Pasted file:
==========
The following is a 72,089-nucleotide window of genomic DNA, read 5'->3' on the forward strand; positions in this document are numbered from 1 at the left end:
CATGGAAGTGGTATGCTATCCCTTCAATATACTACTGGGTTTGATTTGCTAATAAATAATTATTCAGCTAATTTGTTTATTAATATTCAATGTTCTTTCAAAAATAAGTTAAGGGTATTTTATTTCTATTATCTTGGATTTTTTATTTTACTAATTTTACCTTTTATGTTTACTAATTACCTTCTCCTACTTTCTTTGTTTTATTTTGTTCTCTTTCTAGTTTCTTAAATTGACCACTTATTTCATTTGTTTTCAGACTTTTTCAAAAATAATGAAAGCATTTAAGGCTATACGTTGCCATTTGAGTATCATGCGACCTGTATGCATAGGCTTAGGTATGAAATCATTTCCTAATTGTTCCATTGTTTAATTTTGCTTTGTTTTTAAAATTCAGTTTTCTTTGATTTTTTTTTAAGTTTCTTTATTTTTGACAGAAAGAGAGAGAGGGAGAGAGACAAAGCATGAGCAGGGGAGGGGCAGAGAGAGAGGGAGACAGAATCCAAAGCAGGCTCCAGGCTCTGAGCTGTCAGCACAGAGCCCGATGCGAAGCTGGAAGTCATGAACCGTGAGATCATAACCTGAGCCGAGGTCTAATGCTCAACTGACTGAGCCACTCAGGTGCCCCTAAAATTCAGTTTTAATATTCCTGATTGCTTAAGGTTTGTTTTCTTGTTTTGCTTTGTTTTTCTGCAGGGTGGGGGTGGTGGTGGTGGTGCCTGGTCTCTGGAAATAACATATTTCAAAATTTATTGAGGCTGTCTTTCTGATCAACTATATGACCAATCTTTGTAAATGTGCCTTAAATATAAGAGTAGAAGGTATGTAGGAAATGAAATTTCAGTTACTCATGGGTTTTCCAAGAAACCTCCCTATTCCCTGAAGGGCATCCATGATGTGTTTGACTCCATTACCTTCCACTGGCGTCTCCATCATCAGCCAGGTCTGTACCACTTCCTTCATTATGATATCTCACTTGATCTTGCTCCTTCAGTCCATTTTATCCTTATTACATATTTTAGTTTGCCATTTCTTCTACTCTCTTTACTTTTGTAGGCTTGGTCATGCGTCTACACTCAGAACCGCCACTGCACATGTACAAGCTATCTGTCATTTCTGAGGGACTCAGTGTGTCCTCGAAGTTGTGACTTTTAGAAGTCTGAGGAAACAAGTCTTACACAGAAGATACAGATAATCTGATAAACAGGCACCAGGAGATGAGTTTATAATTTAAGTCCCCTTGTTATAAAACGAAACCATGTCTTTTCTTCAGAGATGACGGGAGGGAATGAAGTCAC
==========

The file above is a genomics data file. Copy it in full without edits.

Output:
The following is a 72,089-nucleotide window of genomic DNA, read 5'->3' on the forward strand; positions in this document are numbered from 1 at the left end:
CATGGAAGTGGTATGCTATCCCTTCAATATACTACTGGGTTTGATTTGCTAATAAATAATTATTCAGCTAATTTGTTTATTAATATTCAATGTTCTTTCAAAAATAAGTTAAGGGTATTTTATTTCTATTATCTTGGATTTTTTATTTTACTAATTTTACCTTTTATGTTTACTAATTACCTTCTCCTACTTTCTTTGTTTTATTTTGTTCTCTTTCTAGTTTCTTAAATTGACCACTTATTTCATTTGTTTTCAGACTTTTTCAAAAATAATGAAAGCATTTAAGGCTATACGTTGCCATTTGAGTATCATGCGACCTGTATGCATAGGCTTAGGTATGAAATCATTTCCTAATTGTTCCATTGTTTAATTTTGCTTTGTTTTTAAAATTCAGTTTTCTTTGATTTTTTTTTAAGTTTCTTTATTTTTGACAGAAAGAGAGAGAGGGAGAGAGACAAAGCATGAGCAGGGGAGGGGCAGAGAGAGAGGGAGACAGAATCCAAAGCAGGCTCCAGGCTCTGAGCTGTCAGCACAGAGCCCGATGCGAAGCTGGAAGTCATGAACCGTGAGATCATAACCTGAGCCGAGGTCTAATGCTCAACTGACTGAGCCACTCAGGTGCCCCTAAAATTCAGTTTTAATATTCCTGATTGCTTAAGGTTTGTTTTCTTGTTTTGCTTTGTTTTTCTGCAGGGTGGGGGTGGTGGTGGTGGTGCCTGGTCTCTGGAAATAACATATTTCAAAATTTATTGAGGCTGTCTTTCTGATCAACTATATGACCAATCTTTGTAAATGTGCCTTAAATATAAGAGTAGAAGGTATGTAGGAAATGAAATTTCAGTTACTCATGGGTTTTCCAAGAAACCTCCCTATTCCCTGAAGGGCATCCATGATGTGTTTGACTCCATTACCTTCCACTGGCGTCTCCATCATCAGCCAGGTCTGTACCACTTCCTTCATTATGATATCTCACTTGATCTTGCTCCTTCAGTCCATTTTATCCTTATTACATATTTTAGTTTGCCATTTCTTCTACTCTCTTTACTTTTGTAGGCTTGGTCATGCGTCTACACTCAGAACCGCCACTGCACATGTACAAGCTATCTGTCATTTCTGAGGGACTCAGTGTGTCCTCGAAGTTGTGACTTTTAGAAGTCTGAGGAAACAAGTCTTACACAGAAGATACAGATAATCTGATAAACAGGCACCAGGAGATGAGTTTATAATTTAAGTCCCCTTGTTATAAAACGAAACCATGTCTTTTCTTCAGAGATGACGGGAGGGAATGAAGTCAC